Fabric Object: Agrest and Gandelsonas


EXHIBITION OPENING MARCH 7 at 6pm, School of Architecture North Gallery 

Fabric Object: Agrest and Gandelsonas



FABRIC OBJECT is a small show on the early career of Diana Agrest and Mario Gandelsonas of Agrest and Gandelsonas Architects

There are seven projects, mostly unbuilt, all related to ideas of urbanism, presented through things made by hand. Drawings. Writings. What seemed important was to show an intimacy to their work, while also showing how impersonal it is. It may sound contradictory, but Agrest and Gandelsonas have always played with oppositional binaries. Individual-Collective. Building-City. Memory-Amnesia. Fabric-Object. Like the flip-flop reversibility of their axonometric drawings (think El Lissitsky Proun,) architecture appears as something and an inversion of that thing. They love design. They love non-design. Architecture is autonomous. Architecture relies upon the city. And so on. Maybe this is because there are two of them. With two, and is inevitable. Or perhaps their work is simply a product of its time, a collection of 1968 Pre-Post-Structuralist desires (think Barthes, Saussure, Kristeva, Lacan, etc..) brought into Architecture, ideas like Language as a Model (and Speech as a Model and Text as a Model,) Dialectical Opposition, Semiotics, Typology, Rejection of Authorship/Individualism, and so on. If you read their descriptions of their own work, they will tell you what everything means. This as That. That as This. They construct complex thoughts and arguments with their work, but they will also tell you that it can never mean any one thing, there is always and.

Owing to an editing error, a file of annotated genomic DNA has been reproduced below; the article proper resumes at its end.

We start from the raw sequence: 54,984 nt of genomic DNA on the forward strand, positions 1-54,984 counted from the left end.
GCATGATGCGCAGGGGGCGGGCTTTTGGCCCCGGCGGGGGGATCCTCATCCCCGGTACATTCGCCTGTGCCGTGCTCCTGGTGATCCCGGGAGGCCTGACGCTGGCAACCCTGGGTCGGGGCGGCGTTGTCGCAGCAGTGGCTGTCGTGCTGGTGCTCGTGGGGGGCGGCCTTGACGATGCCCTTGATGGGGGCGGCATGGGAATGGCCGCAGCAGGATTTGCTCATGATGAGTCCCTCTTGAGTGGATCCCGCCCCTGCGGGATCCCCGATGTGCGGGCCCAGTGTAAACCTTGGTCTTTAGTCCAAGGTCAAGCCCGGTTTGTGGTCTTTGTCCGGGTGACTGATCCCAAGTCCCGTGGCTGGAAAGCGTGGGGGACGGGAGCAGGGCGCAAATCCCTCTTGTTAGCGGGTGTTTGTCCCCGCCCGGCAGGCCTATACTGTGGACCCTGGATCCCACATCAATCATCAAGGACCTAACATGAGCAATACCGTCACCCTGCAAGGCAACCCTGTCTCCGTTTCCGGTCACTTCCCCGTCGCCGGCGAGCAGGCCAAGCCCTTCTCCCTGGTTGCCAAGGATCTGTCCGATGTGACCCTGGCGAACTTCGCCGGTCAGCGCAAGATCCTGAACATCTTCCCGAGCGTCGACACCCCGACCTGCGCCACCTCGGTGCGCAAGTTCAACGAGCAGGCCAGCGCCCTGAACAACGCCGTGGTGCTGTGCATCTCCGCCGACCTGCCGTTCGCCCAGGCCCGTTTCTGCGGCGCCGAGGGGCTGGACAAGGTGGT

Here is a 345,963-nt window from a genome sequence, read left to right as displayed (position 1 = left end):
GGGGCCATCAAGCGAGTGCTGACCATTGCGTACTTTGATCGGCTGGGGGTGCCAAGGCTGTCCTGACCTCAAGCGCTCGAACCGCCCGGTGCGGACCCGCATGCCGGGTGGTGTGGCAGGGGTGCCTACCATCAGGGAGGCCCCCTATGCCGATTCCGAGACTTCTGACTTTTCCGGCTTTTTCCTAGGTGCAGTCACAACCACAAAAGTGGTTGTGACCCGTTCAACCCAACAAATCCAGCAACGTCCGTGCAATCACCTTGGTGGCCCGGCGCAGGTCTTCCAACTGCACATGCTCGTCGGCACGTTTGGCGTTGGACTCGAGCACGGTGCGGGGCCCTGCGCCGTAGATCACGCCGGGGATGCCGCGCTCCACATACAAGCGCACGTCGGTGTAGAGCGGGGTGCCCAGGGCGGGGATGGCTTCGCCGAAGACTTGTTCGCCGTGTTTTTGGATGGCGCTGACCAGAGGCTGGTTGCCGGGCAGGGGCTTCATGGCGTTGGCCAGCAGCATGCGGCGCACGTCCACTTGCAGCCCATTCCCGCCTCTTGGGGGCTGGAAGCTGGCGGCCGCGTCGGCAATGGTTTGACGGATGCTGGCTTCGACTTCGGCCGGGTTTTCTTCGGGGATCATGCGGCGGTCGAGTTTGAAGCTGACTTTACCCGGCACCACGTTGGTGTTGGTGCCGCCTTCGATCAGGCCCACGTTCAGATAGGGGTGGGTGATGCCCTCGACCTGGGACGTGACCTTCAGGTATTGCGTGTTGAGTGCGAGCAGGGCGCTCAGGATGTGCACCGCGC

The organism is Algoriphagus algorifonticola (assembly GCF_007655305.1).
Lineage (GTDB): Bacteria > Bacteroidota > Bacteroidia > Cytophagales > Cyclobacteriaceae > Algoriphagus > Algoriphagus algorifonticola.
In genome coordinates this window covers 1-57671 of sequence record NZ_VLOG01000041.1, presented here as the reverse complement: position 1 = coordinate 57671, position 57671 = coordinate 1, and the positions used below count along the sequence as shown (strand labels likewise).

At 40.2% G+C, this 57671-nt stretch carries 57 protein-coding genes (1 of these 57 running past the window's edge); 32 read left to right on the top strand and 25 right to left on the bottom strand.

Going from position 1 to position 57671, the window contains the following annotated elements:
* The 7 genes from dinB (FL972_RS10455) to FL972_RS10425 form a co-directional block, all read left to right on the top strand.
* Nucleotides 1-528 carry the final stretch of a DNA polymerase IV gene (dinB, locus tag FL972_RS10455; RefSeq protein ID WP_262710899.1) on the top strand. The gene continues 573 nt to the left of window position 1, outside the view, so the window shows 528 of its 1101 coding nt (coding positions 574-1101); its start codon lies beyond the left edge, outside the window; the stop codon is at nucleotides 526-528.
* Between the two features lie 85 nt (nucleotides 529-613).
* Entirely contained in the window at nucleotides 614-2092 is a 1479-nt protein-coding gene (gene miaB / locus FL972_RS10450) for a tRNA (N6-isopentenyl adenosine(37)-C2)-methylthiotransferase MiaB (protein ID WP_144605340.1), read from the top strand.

With and in mind, the exhibition includes multiple perspectives and thoughts on their work by Princeton School of Architecture faculty. 

-- Michael Meredith, Professor, Princeton School of Architecture


This exhibition is open through the Spring semester.